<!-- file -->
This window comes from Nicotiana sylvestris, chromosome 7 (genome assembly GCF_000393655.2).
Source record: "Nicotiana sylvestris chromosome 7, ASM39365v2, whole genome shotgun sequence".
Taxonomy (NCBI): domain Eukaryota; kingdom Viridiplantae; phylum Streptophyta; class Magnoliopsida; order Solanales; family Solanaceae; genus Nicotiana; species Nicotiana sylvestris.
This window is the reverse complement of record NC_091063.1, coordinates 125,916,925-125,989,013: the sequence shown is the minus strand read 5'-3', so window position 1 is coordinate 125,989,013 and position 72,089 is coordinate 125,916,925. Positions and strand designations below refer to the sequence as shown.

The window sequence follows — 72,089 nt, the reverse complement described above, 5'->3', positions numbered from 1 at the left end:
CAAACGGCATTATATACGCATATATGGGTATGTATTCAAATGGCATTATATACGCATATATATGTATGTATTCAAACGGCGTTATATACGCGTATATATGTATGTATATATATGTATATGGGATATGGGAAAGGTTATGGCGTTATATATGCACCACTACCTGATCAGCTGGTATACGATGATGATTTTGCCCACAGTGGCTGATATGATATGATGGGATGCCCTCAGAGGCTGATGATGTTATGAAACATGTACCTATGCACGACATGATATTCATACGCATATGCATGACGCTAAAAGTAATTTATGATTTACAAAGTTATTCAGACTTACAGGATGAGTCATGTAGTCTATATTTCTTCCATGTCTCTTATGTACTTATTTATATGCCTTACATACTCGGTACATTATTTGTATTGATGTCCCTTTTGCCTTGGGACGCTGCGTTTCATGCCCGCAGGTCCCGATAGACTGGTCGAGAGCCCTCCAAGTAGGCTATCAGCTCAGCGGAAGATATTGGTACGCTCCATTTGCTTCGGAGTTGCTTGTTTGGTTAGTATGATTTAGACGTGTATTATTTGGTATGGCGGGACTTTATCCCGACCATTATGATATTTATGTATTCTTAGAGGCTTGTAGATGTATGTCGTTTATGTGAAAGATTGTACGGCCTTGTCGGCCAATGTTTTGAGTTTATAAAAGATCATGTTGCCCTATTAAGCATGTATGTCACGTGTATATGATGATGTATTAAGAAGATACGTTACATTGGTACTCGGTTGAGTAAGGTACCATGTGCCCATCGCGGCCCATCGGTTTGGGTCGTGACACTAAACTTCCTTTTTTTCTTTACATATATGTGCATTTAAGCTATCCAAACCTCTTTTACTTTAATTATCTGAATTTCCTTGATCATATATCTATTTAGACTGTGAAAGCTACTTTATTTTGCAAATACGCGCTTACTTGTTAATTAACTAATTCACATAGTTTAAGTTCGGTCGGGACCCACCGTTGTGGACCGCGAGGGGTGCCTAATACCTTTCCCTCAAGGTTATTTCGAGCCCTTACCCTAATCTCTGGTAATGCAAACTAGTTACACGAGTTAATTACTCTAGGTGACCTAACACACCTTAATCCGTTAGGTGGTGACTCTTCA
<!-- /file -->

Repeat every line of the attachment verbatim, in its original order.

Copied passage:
This window comes from Nicotiana sylvestris, chromosome 7 (genome assembly GCF_000393655.2).
Source record: "Nicotiana sylvestris chromosome 7, ASM39365v2, whole genome shotgun sequence".
Taxonomy (NCBI): domain Eukaryota; kingdom Viridiplantae; phylum Streptophyta; class Magnoliopsida; order Solanales; family Solanaceae; genus Nicotiana; species Nicotiana sylvestris.
This window is the reverse complement of record NC_091063.1, coordinates 125,916,925-125,989,013: the sequence shown is the minus strand read 5'-3', so window position 1 is coordinate 125,989,013 and position 72,089 is coordinate 125,916,925. Positions and strand designations below refer to the sequence as shown.

The window sequence follows — 72,089 nt, the reverse complement described above, 5'->3', positions numbered from 1 at the left end:
CAAACGGCATTATATACGCATATATGGGTATGTATTCAAATGGCATTATATACGCATATATATGTATGTATTCAAACGGCGTTATATACGCGTATATATGTATGTATATATATGTATATGGGATATGGGAAAGGTTATGGCGTTATATATGCACCACTACCTGATCAGCTGGTATACGATGATGATTTTGCCCACAGTGGCTGATATGATATGATGGGATGCCCTCAGAGGCTGATGATGTTATGAAACATGTACCTATGCACGACATGATATTCATACGCATATGCATGACGCTAAAAGTAATTTATGATTTACAAAGTTATTCAGACTTACAGGATGAGTCATGTAGTCTATATTTCTTCCATGTCTCTTATGTACTTATTTATATGCCTTACATACTCGGTACATTATTTGTATTGATGTCCCTTTTGCCTTGGGACGCTGCGTTTCATGCCCGCAGGTCCCGATAGACTGGTCGAGAGCCCTCCAAGTAGGCTATCAGCTCAGCGGAAGATATTGGTACGCTCCATTTGCTTCGGAGTTGCTTGTTTGGTTAGTATGATTTAGACGTGTATTATTTGGTATGGCGGGACTTTATCCCGACCATTATGATATTTATGTATTCTTAGAGGCTTGTAGATGTATGTCGTTTATGTGAAAGATTGTACGGCCTTGTCGGCCAATGTTTTGAGTTTATAAAAGATCATGTTGCCCTATTAAGCATGTATGTCACGTGTATATGATGATGTATTAAGAAGATACGTTACATTGGTACTCGGTTGAGTAAGGTACCATGTGCCCATCGCGGCCCATCGGTTTGGGTCGTGACACTAAACTTCCTTTTTTTCTTTACATATATGTGCATTTAAGCTATCCAAACCTCTTTTACTTTAATTATCTGAATTTCCTTGATCATATATCTATTTAGACTGTGAAAGCTACTTTATTTTGCAAATACGCGCTTACTTGTTAATTAACTAATTCACATAGTTTAAGTTCGGTCGGGACCCACCGTTGTGGACCGCGAGGGGTGCCTAATACCTTTCCCTCAAGGTTATTTCGAGCCCTTACCCTAATCTCTGGTAATGCAAACTAGTTACACGAGTTAATTACTCTAGGTGACCTAACACACCTTAATCCGTTAGGTGGTGACTCTTCA